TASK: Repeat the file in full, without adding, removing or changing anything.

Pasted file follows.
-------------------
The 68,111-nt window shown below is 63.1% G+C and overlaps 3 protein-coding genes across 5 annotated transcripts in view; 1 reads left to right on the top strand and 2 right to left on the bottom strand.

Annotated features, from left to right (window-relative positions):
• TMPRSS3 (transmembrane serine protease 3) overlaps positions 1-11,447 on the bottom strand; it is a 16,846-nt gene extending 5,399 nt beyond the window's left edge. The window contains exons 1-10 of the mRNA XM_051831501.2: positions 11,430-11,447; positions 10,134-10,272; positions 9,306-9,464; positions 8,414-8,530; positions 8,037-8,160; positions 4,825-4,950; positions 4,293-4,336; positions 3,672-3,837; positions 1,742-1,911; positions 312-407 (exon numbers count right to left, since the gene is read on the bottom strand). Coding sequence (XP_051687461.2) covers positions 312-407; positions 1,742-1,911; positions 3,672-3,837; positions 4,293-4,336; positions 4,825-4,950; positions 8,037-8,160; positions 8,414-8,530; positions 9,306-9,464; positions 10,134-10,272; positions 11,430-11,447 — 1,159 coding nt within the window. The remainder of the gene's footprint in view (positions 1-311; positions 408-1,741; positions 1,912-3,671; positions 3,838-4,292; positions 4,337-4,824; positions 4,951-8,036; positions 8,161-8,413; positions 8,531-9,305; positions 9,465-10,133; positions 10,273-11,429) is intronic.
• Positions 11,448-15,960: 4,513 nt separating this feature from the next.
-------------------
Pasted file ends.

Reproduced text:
The 68,111-nt window shown below is 63.1% G+C and overlaps 3 protein-coding genes across 5 annotated transcripts in view; 1 reads left to right on the top strand and 2 right to left on the bottom strand.

Annotated features, from left to right (window-relative positions):
• TMPRSS3 (transmembrane serine protease 3) overlaps positions 1-11,447 on the bottom strand; it is a 16,846-nt gene extending 5,399 nt beyond the window's left edge. The window contains exons 1-10 of the mRNA XM_051831501.2: positions 11,430-11,447; positions 10,134-10,272; positions 9,306-9,464; positions 8,414-8,530; positions 8,037-8,160; positions 4,825-4,950; positions 4,293-4,336; positions 3,672-3,837; positions 1,742-1,911; positions 312-407 (exon numbers count right to left, since the gene is read on the bottom strand). Coding sequence (XP_051687461.2) covers positions 312-407; positions 1,742-1,911; positions 3,672-3,837; positions 4,293-4,336; positions 4,825-4,950; positions 8,037-8,160; positions 8,414-8,530; positions 9,306-9,464; positions 10,134-10,272; positions 11,430-11,447 — 1,159 coding nt within the window. The remainder of the gene's footprint in view (positions 1-311; positions 408-1,741; positions 1,912-3,671; positions 3,838-4,292; positions 4,337-4,824; positions 4,951-8,036; positions 8,161-8,413; positions 8,531-9,305; positions 9,465-10,133; positions 10,273-11,429) is intronic.
• Positions 11,448-15,960: 4,513 nt separating this feature from the next.